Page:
Last month, at G-20 in New Delhi, Jyoti Prakash performed for domestic and international guests. She played a novel instrument, unfamiliar to most locals: Nal Tarang. It consists of various large and small tubes and was invented by Ustad Baba Alauddin Khan. Musical peers refer to Ustad Alauddin Khan respectfully as Ustad Baba Alauddin Khan, symbolically placing their hands on their ears. And, the local residents simply call him Baba. Baba didn’t just belong to the Maihar music family; he was its nurturer. He was awarded the Padma Bhushan in 1958 and the Padma Vibhushan in 1971. Sadly, there are no longer any music disciples of Baba’s caliber in Maihar, or even Baba himself.
Who was Baba Alauddin?
Born in Brahmanbaria, Bangladesh in 1862, Baba Alauddin Khan is a major figure in the realm of music who was largely responsible for cultivating eminent sitar/santoor players such as Pandit Ravi Shankar. Numerous prominent musicians including Nikhil Banerjee, Basant Roy, Pannalal Ghosh, Hariprasad Chaurasia, Sharan Rani and Jotin Bhattacharya had connections to the Maihar Gharana, either as disciples of Baba or students of baba’s disciples. Nonetheless, Baba’s accolades extend far beyond such connections. Baba Alauddin took drastic steps at the age of eight, venturing alone to Calcutta to pursue his passion for music. His initial tutelage came from Nuolo Gopal. Later, he received further instruction in playing the sarod from Ustad Ahmed Ali Khan of the Rampur royal court. He then continued his musical education under the mentorship of Mohammad Wazir Khan, journeying through a long and challenging process to acquire his musical skills.
After learning from all his gurus, Baba came to Maihar in the year 1918. Here he lived till his last breath in 1972. During this period, he gave many such disciples to the world of music like Pandit Ravi Shankar, Annapurna Devi and his son Ali Akbar Khan who raised the tower of Meher Gharana all over the world.
“Maihar Gharana is actually Maihar Senia Gharana which belongs to Gwalior.”
Moin, from Ustad Alauddin Khan Music and Arts Academy in Bhopal, provides information for the ground report. He elaborates, highlighting that the Maihar gharana has produced more notable artists excelling in various musical instruments compared to any other gharana.
A lonely grave in the city of music
‘Medina Bhawan’, located near Alauddin Tiraha in Maihar city, was the residence of Baba and his musical practices, or Riyaz. Himanshu Saini, learning Sarod for a decade, shares that each morning began with Baba praying to the Sharda Mata temple, situated atop Trikut mountain, visible from his home’s terrace, followed by his Riyaz. Himanshu guides us around various sections of Medina Bhawan, sharing stories about Baba. Despite the Navratri festival having passed, there’s no decline in the number of pilgrims traveling to Sharda Mata temple via Alauddin Tiraha. However, a sense of solitude dominates the grand house where Baba rests in his tomb, especially as only a single woman appears to be taking care of the place. Himanshu adds that this loneliness is typically broken when Meher, Baba’s family descendant, pays a visit, causing the house to bustle. Else, solitude usually prevails.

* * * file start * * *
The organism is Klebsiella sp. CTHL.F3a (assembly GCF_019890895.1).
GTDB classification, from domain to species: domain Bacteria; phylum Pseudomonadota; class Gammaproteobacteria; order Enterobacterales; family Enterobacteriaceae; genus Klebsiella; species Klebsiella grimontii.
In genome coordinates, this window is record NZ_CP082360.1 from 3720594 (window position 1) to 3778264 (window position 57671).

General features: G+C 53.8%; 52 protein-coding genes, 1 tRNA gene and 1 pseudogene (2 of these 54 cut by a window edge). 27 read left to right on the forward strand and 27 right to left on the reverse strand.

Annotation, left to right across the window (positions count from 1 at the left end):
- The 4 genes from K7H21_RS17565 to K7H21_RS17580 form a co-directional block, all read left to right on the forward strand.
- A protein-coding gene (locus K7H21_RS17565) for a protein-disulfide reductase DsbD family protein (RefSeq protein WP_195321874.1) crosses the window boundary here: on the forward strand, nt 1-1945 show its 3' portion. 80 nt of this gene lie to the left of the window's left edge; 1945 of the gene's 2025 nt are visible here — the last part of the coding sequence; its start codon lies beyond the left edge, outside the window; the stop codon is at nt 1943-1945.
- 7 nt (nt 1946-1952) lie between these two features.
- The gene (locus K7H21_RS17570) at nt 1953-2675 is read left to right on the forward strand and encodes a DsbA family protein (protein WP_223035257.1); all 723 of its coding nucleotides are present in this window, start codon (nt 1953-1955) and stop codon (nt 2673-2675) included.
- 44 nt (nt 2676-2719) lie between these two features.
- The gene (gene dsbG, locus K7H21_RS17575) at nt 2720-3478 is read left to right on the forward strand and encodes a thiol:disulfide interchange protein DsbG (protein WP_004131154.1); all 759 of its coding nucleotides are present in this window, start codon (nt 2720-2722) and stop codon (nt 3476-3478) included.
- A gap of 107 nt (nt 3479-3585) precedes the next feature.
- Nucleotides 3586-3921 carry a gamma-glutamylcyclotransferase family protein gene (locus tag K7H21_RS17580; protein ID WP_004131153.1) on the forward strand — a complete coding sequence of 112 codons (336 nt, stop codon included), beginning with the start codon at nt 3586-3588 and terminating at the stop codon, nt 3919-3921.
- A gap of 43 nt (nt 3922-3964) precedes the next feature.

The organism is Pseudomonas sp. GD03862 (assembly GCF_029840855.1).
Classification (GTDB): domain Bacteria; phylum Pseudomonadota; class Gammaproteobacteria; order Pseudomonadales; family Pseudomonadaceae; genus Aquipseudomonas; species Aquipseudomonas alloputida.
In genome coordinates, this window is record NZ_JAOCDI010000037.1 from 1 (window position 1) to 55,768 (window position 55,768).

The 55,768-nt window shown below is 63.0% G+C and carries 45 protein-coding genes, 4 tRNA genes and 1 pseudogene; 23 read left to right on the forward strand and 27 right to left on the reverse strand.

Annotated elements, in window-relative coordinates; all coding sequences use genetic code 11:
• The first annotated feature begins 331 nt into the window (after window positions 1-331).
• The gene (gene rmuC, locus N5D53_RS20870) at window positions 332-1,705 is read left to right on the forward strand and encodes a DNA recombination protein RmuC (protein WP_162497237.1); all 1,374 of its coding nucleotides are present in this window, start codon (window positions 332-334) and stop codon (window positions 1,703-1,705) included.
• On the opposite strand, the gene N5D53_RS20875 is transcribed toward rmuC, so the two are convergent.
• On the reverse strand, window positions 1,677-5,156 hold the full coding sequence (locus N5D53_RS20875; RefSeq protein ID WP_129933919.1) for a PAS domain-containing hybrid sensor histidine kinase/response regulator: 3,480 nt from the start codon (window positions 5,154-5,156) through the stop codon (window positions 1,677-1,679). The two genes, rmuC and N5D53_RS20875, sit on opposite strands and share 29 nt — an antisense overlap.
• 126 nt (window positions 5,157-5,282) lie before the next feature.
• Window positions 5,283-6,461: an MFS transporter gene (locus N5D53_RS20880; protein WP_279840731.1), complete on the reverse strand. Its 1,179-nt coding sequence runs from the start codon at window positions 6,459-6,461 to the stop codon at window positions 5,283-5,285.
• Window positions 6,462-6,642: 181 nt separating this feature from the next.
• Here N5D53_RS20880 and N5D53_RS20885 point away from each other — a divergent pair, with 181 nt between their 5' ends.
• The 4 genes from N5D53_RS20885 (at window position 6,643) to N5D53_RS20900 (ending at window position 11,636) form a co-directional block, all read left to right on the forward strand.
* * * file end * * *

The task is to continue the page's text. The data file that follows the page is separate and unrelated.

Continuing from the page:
Declining interest in classical music
A former student, who asked to remain anonymous, commented on the current state of Maihar’s government music school, stating it lacks qualified teachers. This individual feels that the traditional musical legacy in Maihar has significantly altered, with contemporary generations being drawn more towards Bollywood music rather than classical. They reasoned that the double blow to this tradition resulted from fewer students learning and a depletion of teachers teaching the art. According to him, an increase in the number of available teachers could potentially boost interest in music across the city.
Maihar’s famous band
Ramayan Prasad Chaturvedi was a sitar player in Maihar Band. Now, he has retired. Talking about the band, he says, “The band made for the Maihar royal family was called Maihar Band, and Baba adapted it to the classical music tradition.” Actually, the history of Maher Band is linked to the First World War. In the year 1918, when the World War was in its final stages, many countries of the world including India were hit by the Spanish Flu. During this time, Baba Alauddin Khan gave shelter to the orphaned children in his house. Later Raja Brijnath Singh of Maihar provided them a place to live. It was here that Baba started the first batch of Maihar Band with the children. After this, Meher Band gained fame in the country as well as abroad.
But after the gradual retirement of artists like Ramayan Prasad Chaturvedi, the current condition of the band has become very pitiable. Chaturvedi says,
“The older members are no longer part of the band, and the replacements lack experience. This is why the band no longer maintains the same quality it once had during baba’s or our era.”
Revive the Maihar Band
In the month of August, the government decided to establish the Maihar Band Gurukul to revive the Maihar Band. Under this scheme, the government will provide assistance of Rs 10,000 per month to the students for learning under Gurukul. Whereas Gurus will be given Rs 37 thousand 500. However, Ramayan Prasad Chaturvedi believes that to bring the Maihar Band back to that level, gurus who have been teaching for many years should be brought into the band instead of new ones.
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